How to Write a Lab Report:
An important component of science involves being able to communicate your methods, results, and ideas to others in a concise manner. Writing should also provide you and your readers with a more organized flow of information. Scientific writing should furthermore be direct and to the the point.
Components of a Lab Report:
The title should be descriptive and indicate what the lab report is about. It should include key words and indicate the nature of the investigation.
The introduction should be one or two paragraphs explaining the nature of the scientific investigation by filling in the reader to relevant information. Furthermore, the introduction should define why this investigation is being conducted, explain previous research/results pertaining to the topic, and in a single sentence state the hypothesis/predictions of the investigation. Do not start off a hypothesis statement by saying “I think that...”. Consider using, “It is predicted that....” or “It is hypothesized that...” to make your hypothesis statement.
Methods and Materials:
This section is a detailed narrative that describes your steps and materials used for the experiment. A person should be able to read this section and duplicate the experiment down to the materials that you used. It is usually helpful to write this section as you do the experiment step by step. If you are using a software program or someone elseʼs protocols you must correctly use in-text citations. This section should be meticulously detailed. Use past tense for your methods. Include sample calculations in this section.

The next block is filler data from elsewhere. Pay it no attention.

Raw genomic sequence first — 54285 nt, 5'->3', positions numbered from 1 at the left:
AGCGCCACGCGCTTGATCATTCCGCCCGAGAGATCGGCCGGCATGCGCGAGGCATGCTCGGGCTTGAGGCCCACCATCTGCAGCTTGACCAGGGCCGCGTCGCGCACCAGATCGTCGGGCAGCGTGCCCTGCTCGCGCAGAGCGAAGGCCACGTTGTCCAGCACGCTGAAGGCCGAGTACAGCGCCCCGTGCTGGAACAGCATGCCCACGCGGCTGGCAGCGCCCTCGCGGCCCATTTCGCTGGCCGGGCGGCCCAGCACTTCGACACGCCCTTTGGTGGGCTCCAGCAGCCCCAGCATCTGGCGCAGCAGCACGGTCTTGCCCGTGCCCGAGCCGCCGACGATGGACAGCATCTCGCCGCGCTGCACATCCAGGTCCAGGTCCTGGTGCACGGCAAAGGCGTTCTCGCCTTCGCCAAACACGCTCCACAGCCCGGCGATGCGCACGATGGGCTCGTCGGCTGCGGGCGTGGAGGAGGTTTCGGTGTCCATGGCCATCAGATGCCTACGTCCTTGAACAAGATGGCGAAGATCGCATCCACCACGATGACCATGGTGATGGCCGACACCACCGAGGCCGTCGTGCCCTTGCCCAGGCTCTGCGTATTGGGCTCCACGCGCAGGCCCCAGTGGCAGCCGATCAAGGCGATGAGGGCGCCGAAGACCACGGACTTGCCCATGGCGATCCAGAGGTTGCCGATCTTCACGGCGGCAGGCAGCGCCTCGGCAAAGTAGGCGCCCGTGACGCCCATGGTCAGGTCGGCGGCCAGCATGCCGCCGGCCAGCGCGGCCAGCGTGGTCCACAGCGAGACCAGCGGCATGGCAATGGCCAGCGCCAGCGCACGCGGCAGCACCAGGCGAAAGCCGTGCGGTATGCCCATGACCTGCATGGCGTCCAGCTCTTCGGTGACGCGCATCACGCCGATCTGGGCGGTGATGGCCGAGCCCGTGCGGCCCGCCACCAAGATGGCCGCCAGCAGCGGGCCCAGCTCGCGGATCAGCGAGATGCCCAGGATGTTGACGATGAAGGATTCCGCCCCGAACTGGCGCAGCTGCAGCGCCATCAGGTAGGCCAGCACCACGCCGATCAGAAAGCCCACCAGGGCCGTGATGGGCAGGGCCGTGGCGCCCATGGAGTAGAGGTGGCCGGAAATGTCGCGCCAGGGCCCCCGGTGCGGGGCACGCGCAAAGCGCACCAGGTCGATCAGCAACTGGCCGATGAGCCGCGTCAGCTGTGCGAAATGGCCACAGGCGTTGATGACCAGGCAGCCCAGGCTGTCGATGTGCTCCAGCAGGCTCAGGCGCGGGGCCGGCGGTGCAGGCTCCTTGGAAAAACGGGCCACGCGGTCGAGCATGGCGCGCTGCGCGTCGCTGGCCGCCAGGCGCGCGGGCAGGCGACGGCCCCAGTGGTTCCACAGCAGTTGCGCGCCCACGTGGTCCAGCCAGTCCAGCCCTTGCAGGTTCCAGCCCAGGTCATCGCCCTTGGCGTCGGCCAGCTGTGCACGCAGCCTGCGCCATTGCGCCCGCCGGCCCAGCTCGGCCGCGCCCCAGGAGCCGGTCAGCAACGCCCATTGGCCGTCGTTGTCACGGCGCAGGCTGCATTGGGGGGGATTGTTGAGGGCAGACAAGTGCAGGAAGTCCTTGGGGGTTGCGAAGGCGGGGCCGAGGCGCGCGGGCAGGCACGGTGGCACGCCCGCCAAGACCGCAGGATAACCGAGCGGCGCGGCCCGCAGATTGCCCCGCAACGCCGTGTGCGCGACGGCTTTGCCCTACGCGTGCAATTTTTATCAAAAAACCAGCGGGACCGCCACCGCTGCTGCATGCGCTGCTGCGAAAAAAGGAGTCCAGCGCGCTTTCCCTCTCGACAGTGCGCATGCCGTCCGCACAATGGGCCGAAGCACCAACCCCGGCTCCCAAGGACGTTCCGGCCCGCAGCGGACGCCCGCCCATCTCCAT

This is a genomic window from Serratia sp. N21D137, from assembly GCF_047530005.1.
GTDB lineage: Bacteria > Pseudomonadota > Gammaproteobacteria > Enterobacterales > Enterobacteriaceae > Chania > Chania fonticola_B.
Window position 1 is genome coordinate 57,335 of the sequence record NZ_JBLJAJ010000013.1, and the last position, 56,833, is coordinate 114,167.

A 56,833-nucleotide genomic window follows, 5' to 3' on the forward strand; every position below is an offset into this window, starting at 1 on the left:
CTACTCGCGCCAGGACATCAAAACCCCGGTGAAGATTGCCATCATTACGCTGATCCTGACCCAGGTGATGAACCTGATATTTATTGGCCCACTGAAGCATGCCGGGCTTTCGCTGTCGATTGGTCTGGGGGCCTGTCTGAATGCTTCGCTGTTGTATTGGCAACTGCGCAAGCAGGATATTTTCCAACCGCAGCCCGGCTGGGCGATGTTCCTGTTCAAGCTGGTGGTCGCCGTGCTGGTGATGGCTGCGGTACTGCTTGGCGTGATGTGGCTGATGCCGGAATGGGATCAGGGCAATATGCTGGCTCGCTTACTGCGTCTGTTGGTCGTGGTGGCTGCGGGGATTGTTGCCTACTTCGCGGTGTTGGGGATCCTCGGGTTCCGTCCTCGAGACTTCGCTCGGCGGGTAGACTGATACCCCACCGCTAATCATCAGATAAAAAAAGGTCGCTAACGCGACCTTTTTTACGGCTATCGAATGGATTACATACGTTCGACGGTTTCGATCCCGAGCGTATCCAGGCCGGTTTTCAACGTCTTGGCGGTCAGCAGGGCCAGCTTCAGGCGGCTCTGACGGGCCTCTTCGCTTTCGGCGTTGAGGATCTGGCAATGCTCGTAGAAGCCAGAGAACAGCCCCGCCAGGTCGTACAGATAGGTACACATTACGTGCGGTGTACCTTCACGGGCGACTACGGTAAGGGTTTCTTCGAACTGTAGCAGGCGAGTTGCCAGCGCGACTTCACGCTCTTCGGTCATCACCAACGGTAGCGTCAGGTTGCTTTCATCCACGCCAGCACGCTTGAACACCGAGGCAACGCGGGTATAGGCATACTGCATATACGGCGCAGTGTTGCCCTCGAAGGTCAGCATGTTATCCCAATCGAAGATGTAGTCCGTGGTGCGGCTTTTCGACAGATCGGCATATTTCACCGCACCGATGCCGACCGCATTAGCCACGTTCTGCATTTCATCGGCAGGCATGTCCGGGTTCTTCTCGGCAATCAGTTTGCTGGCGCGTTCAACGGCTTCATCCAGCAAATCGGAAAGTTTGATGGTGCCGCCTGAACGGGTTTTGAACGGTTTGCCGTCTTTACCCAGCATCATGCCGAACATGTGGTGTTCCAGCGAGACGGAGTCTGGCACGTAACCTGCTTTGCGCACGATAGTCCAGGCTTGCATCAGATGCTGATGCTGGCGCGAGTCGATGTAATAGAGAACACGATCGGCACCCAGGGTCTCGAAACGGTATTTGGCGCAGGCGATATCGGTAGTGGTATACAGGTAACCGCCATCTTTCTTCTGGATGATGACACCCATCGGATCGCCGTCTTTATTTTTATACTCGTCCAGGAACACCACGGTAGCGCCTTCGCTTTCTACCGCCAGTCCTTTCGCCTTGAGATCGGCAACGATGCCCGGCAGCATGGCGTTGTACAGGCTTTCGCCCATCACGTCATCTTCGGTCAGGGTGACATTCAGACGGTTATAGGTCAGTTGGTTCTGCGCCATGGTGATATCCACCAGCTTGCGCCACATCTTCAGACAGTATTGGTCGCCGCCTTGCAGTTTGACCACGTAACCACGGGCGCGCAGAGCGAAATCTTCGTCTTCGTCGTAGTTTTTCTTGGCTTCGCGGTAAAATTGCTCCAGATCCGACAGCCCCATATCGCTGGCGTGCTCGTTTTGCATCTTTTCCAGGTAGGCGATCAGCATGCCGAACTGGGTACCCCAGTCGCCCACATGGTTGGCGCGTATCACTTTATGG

Results should clearly state what occurred in the experiment. Don’t speculate why an event occurred instead report that in the discussion. Add tables and figures to illustrate data.
- Tables-Tables should be named in chronological order with a descriptive captions at the top of the page (eg. “Table 1”). The header rows of your tables must include units! The captions should be descriptive enough to describe your table without any other source.
- Figures-All figures should be named in chronological order with a caption below
the figure. If you have multiple parts of a figure you should refer to each part alphabetically (eg. “Figure 1a”). Your captions should also reflect this. The captions should be descriptive enough to describe your figure(s) without any other source. If you are presenting a scatter plot you should define each data point type/class in the description with words.
In this section, you should discuss and interpret the meaning of your results while linking back to your predictions/hypotheses. You should describe if your hypothesis is supported or not supported. Discuss potential sources of error in full. Do not simply state that there was “human error”. Describe if there are any strange or anomalous results. Additionally, you should compare your results to other published studies. Finally, discuss the findings and generate new questions for future studies.
Things To Avoid:
- Do not use “I” or refer to yourself by name.
- Do not state your opinion or make opinionated statements.
- Do not present raw data.
- Do not state your interpretation of the data in the results section.
- Do not scale your figures so that it distorts the information being presented.
- Do not limit your potential sources of error to one or several sentences.
It is important to cite your references properly. For this class you may use the MLA citation style or biological sciences CBE citation style. Please see https://owl.english.purdue.edu/owl/resource/747/02/ for more info on the MLA style. http://www.citationmachine.net/ is also a good resource that automates MLA citations.
Sample Lab Reports: